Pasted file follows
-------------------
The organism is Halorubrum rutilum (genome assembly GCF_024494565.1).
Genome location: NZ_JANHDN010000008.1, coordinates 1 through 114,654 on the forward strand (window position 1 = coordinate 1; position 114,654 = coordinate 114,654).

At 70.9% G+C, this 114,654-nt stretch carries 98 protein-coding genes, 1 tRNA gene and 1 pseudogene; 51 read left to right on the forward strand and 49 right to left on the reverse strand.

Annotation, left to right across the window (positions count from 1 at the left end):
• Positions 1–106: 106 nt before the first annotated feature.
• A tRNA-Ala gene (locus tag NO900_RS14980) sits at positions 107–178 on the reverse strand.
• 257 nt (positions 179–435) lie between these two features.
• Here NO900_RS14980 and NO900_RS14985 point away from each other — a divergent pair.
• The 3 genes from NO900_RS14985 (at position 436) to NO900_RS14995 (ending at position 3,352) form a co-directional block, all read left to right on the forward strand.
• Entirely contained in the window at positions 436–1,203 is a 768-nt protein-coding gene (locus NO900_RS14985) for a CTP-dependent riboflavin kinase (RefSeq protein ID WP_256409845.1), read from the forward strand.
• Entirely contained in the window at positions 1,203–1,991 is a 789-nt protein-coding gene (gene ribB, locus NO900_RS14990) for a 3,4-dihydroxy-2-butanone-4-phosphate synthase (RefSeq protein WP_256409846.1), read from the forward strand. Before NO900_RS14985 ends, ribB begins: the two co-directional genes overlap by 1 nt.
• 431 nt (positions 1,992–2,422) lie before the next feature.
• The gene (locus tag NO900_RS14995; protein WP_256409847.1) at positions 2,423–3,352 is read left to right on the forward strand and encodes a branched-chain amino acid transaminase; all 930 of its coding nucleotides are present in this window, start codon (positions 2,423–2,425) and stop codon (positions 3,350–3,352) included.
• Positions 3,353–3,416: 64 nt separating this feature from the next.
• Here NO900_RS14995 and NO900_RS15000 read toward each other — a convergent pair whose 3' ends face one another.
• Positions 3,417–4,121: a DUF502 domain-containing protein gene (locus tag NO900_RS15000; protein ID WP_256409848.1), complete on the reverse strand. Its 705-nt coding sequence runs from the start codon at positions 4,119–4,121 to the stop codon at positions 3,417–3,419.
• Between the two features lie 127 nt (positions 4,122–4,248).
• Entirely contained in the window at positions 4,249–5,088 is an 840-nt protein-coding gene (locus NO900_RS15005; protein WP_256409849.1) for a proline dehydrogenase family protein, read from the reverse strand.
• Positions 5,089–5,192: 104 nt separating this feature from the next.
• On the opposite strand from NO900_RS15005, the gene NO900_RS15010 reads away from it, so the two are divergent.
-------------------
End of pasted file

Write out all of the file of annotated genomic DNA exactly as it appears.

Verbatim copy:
The organism is Halorubrum rutilum (genome assembly GCF_024494565.1).
Genome location: NZ_JANHDN010000008.1, coordinates 1 through 114,654 on the forward strand (window position 1 = coordinate 1; position 114,654 = coordinate 114,654).

At 70.9% G+C, this 114,654-nt stretch carries 98 protein-coding genes, 1 tRNA gene and 1 pseudogene; 51 read left to right on the forward strand and 49 right to left on the reverse strand.

Annotation, left to right across the window (positions count from 1 at the left end):
• Positions 1–106: 106 nt before the first annotated feature.
• A tRNA-Ala gene (locus tag NO900_RS14980) sits at positions 107–178 on the reverse strand.
• 257 nt (positions 179–435) lie between these two features.
• Here NO900_RS14980 and NO900_RS14985 point away from each other — a divergent pair.
• The 3 genes from NO900_RS14985 (at position 436) to NO900_RS14995 (ending at position 3,352) form a co-directional block, all read left to right on the forward strand.
• Entirely contained in the window at positions 436–1,203 is a 768-nt protein-coding gene (locus NO900_RS14985) for a CTP-dependent riboflavin kinase (RefSeq protein ID WP_256409845.1), read from the forward strand.
• Entirely contained in the window at positions 1,203–1,991 is a 789-nt protein-coding gene (gene ribB, locus NO900_RS14990) for a 3,4-dihydroxy-2-butanone-4-phosphate synthase (RefSeq protein WP_256409846.1), read from the forward strand. Before NO900_RS14985 ends, ribB begins: the two co-directional genes overlap by 1 nt.
• 431 nt (positions 1,992–2,422) lie before the next feature.
• The gene (locus tag NO900_RS14995; protein WP_256409847.1) at positions 2,423–3,352 is read left to right on the forward strand and encodes a branched-chain amino acid transaminase; all 930 of its coding nucleotides are present in this window, start codon (positions 2,423–2,425) and stop codon (positions 3,350–3,352) included.
• Positions 3,353–3,416: 64 nt separating this feature from the next.
• Here NO900_RS14995 and NO900_RS15000 read toward each other — a convergent pair whose 3' ends face one another.
• Positions 3,417–4,121: a DUF502 domain-containing protein gene (locus tag NO900_RS15000; protein ID WP_256409848.1), complete on the reverse strand. Its 705-nt coding sequence runs from the start codon at positions 4,119–4,121 to the stop codon at positions 3,417–3,419.
• Between the two features lie 127 nt (positions 4,122–4,248).
• Entirely contained in the window at positions 4,249–5,088 is an 840-nt protein-coding gene (locus NO900_RS15005; protein WP_256409849.1) for a proline dehydrogenase family protein, read from the reverse strand.
• Positions 5,089–5,192: 104 nt separating this feature from the next.
• On the opposite strand from NO900_RS15005, the gene NO900_RS15010 reads away from it, so the two are divergent.